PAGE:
The brain can alter the apparent shape, depth, and motion of spinning patterns. At this art piece by Fred and Ellen Duncan visitors observe different spinning disks and see slightly different illusions. When the disks are still, it is apparent that the pictures are multicolored, two-dimensional images. When spinning, they all appear three-dimensional. Our brains are always working to make sense of the visual world. This can be a difficult job, especially when what is seen is strange or unfamiliar. For example, our brains do not know quite what to make of a spinning black ellipse, one of the images on the disks. Spinning ellipses are rarely seen in nature. On the other hand, tilted circles which look exactly the same as ellipses, are familiar. Our brains decide that tilting circles make more sense than spinning ellipses, and so the image appears as a circle tilting out of the disk.
At this exhibit, visitors spin a disk with a black and white spiral pattern on it. While spinning, there stare at it for fifteen seconds. When they look up at a blank wall, they notice the wall seems to be moving. Specific mechanisms in your eye and brain detect inward and outward motion. When something is standing still, the receptors detecting inward motion are in balance with the receptors detecting outward motion. When you stare at this moving pattern, one set of motion detectors gets tired. When you look at the wall, the motion detectors that haven't been working override the tired ones, and you see motion in the opposite direction. When you spin the disk so that the spiral seems to be moving away from you, the wall will seem to be moving towards you. When you spin the disk in the opposite direction, the spiral will seem to move toward you and the wall will seem to be moving away from you.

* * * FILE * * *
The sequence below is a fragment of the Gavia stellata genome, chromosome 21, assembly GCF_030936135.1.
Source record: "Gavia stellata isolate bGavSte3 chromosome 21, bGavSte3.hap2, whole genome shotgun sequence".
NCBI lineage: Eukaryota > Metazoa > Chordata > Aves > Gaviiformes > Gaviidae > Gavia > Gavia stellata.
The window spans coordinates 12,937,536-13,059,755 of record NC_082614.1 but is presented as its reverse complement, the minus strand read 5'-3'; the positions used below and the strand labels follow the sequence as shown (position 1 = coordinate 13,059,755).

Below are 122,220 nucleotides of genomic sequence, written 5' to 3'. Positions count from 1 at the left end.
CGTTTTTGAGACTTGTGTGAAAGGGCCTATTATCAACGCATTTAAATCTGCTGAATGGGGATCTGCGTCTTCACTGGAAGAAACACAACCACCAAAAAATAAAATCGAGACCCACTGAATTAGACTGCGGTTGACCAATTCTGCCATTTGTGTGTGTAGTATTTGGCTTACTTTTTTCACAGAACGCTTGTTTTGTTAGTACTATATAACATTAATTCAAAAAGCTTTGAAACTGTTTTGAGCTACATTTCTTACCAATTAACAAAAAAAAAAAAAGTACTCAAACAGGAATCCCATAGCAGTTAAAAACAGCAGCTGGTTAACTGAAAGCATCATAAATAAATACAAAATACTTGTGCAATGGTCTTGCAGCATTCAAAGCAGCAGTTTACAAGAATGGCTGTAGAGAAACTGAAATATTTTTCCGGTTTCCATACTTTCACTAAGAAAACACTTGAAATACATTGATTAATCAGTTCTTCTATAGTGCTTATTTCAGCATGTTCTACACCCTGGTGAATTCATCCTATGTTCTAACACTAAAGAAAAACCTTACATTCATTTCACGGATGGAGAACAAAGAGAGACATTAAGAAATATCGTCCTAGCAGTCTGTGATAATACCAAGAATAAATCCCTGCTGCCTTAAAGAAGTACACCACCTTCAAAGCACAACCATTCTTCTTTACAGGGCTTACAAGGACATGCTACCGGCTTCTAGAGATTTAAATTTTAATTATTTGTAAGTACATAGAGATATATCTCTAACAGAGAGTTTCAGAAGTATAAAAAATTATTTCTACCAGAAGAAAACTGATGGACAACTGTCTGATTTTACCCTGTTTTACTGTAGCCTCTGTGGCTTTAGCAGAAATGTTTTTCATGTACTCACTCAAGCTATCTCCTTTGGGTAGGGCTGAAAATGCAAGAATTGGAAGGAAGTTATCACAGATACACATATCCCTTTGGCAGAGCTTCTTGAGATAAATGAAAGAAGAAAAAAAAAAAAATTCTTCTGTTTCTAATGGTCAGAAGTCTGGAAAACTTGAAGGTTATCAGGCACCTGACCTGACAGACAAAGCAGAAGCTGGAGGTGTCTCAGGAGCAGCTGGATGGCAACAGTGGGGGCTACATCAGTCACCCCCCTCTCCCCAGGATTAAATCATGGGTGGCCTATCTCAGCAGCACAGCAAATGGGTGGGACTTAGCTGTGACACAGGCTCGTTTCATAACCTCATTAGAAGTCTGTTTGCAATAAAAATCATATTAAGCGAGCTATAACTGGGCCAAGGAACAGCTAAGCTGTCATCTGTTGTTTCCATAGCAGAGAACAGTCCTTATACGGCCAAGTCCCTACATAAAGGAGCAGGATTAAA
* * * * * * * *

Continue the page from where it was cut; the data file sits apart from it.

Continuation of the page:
When visitors look into this room through a view hole, it appears to be an ordinary rectangular room. But a person walking back and forth across the room appears to shrink and grow. This illusion occurs because the shape of the room is far from rectangular. The walls on the left side of the room are significantly undersized, and other features of the room taper uniformly from the full sized walls on the right side to the reduced one on the left side. Since we live in rectangular rooms, we tend to interpret the distorted room as if it were rectangular. In the distorted room, persons in the far left corner are actually further away then they would appear in a rectangular room. They therefore seem smaller than they are.
In many cases, how humans see the world is based on past experiences and general perceptions. The idea and sight of a box can be pretty clear cut, and most people immediately identify a "box" pretty quickly. This exhibit challenges visitors by presenting a series of suspended white squares that seem to form a cube where they meet, pointing away from the viewer. As the viewer moves side to side in front of the exhibit, the "cubes" seem to turn to follow the visitor. But it is all an illusion created by fooling the brain with some paper squares and proper lighting.